In response, local authorities closed the entrances to Kufa and its sister holy city of Najaf and imposed a vehicle ban around the revered shrines and mosques in the two towns, said Ahmed Duaible, a local government spokesman.
The suicide attack came a day after Iraq's Sunni vice president threatened to leave the Shiite-dominated government unless key unspecified amendments to the constitution were made by May 15 — a move that would plunge Iraq into a political crisis.
Iraqi Vice President Tariq al-Hashemi made the threat to lead a Sunni walkout from the Cabinet and parliament in an interview with CNN. He also said he turned down an offer by President Bush to visit Washington until he can count more fully on U.S. help, CNN said on its Web site.
Prime Minister Nouri al-Maliki, a Shiite, said al-Hashemi did not mention the threat in a meeting late Monday, and Ali Baban, the Sunni planning minister, said Tuesday the Sunni bloc had no plans to quit the government.
Al-Hashemi called his meeting with al-Maliki an effort to "melt the ice" and seemed to back away from the threat.
"I can say that we can, God willing, build an ambitious future based on a real partnership and joint understanding. And I think it is very important to go ahead with the political project," he told reporters.
Ali al-Dabbagh, al-Maliki's spokesman, said the parliamentary committee on amending the constitution was scheduled to present its recommendations on May 15 and should be given a chance to work. "There should be a dialogue, not threats. No political endeavor can succeed with threats," he said Tuesday.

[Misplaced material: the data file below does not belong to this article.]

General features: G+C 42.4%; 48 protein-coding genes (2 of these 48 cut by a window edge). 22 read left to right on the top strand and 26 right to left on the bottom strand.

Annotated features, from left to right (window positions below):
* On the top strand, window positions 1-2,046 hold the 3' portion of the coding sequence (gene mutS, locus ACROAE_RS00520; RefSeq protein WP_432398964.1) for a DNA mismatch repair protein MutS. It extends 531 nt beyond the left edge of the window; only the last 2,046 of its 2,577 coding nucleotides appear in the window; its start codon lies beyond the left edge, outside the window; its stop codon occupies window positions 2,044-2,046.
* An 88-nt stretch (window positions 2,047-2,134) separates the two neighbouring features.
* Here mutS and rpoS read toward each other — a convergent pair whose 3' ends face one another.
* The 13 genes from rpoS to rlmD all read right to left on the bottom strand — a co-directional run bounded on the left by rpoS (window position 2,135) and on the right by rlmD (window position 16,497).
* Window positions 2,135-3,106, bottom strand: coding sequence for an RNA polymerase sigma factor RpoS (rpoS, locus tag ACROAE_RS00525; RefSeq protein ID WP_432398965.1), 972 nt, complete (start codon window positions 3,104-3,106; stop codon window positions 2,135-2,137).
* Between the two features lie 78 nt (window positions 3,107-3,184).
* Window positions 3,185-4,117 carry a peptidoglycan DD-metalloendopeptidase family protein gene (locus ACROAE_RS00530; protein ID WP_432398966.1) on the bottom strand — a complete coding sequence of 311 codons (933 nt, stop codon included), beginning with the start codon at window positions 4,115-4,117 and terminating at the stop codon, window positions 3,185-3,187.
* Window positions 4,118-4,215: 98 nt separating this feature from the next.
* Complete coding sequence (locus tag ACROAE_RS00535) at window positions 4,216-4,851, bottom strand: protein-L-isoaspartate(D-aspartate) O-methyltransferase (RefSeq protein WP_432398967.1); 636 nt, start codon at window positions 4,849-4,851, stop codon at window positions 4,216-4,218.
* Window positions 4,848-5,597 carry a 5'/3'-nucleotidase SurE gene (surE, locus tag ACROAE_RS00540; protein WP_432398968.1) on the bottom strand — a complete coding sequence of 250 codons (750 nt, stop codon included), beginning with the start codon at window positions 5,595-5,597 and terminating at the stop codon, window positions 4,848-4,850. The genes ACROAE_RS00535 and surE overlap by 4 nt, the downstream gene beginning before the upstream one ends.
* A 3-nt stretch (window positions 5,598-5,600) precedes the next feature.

In other developments:
The 550-pound car bomb at Kufa exploded in an area that also included a school and the mayor's office, police said. The 16 killed included women and children, said Salim Naima, spokesman of the Najaf health department.
"It was a huge explosion, its force threw me a few meters away from my wife," said Hussein Abid Matrod, a 38-year old taxi driver who was shopping with his wife and suffered shrapnel wounds to his back and legs. "I saw many people on the ground as smoke mixed with dust, and the smell of the gunpowder was everywhere."
Panicked people ran through the corridors searching for their relatives at the Furat al-Awsat hospital in nearby Najaf. Women in black abayas, traditional Islamic cloaks, pounded their chests and faces in grief.
"We are poor people looking for anything to secure our livelihood and we have nothing to do with politics. Why do they do this to us?" asked Firas Abdul-Karim, a 23-year-old day laborer who was wounded in the blast.